Started in 2005 by a young executive at Leonardo DiCaprio’s production company Appian Way, who polled 90+ peers to send him their 10 favorite new unproduced screenplays to read over the holidays. The underground list was e-mailed around and quickly became a Hollywood phenomenon. To give you an idea, the top three entries of the 2005 list where Things We Lost in the Fire, Juno, and Lars and the Real Girl. However it should be noted that a warning appears at the beginning of the list:
“THE BLACK LIST is not a “best of” list. It is, at best, a “most liked” list.”
Also, it should be noted that many people in recent years have begun accuse participants for pushing their own/friends clients.
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Industry tracking boards are reporting a couple interesting items today:
- Ben Affleck has apparently been offered the lead role in Antoine Fuqua’s (Bait, King Arthur, Shooter, Training Day) upcoming adaptation of the Vince Flynn novel Consent to Kill which Lorenzo di Bonaventura (GI Joe, Transformers) is producing for CBS Films.
- Ryan Gosling has apparently been offered the role of “Private Billy Cage” in Doug Liman‘s sci-fi project All You Need Is Kill.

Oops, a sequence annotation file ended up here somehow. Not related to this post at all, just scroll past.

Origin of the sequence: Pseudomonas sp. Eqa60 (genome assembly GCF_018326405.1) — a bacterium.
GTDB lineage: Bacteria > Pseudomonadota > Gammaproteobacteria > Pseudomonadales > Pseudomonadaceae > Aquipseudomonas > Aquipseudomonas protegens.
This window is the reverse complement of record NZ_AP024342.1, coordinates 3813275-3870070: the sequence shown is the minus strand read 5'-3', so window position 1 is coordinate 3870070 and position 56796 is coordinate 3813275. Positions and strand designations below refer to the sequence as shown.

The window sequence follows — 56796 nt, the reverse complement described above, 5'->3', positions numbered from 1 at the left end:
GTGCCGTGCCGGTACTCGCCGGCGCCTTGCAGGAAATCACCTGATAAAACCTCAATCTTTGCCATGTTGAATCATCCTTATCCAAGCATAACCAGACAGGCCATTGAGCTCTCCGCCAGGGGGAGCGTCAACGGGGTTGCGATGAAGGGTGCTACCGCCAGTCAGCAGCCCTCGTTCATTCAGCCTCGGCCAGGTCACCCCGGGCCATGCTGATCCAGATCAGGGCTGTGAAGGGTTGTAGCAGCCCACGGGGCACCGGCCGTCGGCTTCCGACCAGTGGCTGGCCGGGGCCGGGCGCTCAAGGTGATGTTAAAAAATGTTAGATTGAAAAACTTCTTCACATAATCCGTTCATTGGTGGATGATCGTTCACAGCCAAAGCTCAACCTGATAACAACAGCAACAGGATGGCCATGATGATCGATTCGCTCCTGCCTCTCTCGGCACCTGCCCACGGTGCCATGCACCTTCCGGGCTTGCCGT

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In June, Doug Liman‘s name was attached to the Warner Bros. sci-fi project All You Need Is Kill. At the time I thought the pairing of Liman and a ‘Starship Troopers meets Groundhog Day‘ story was odd, given that Liman is known to be rather on the indecisive side when it comes to directing style. But something clicked between Liman and WB, because he’s now confirmed to direct the film. Read More »
Doug Liman may be moving from the adventurous romantic past to the technologically-obsessed future. While he’s been prepping The Three Musketeers for Warner Bros., it now looks as if he’ll skip that movie and take the directorial gig on the ‘Groundhog Day with aliens’ movie All You Need Is Kill. Read More »
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Dante Harper‘s film CV is a varied one: editing a documentary about Static-X; directing and acting in the surrealist black comedy The Delicate Art of the Rifle; a small mountain of production manager credits, very often on DVD supplements; a little role in The Onion Movie; scripting an adaptation of Charles Burns’ Black Hole. Add to this the not insignificant pay day he’s just scored for a spec-script adaptation of the Japanese novel All You Need is Kill. He certainly gets around, and I’m sure he’s destined for full-on cult status with a resume like that.
All You Need is Kill is a hideously Engrishy-y title, don’t you think? Hiroshi Sakurazaka’s original novel, published in English by the Manga-maestros at Viz, is about a young soldier sent out to fight an alien menace. When he gets killed in action, a time loop repeats the day, and he fights and dies again. And again. And again. Run, Soldier Run! This concept has been compared to Groundhog Day, of course, but to my mind the most obvious similarities in this case are to a video game. Especially as the soldier finds his combat skills increasing, slowly and subtly, in each iteration.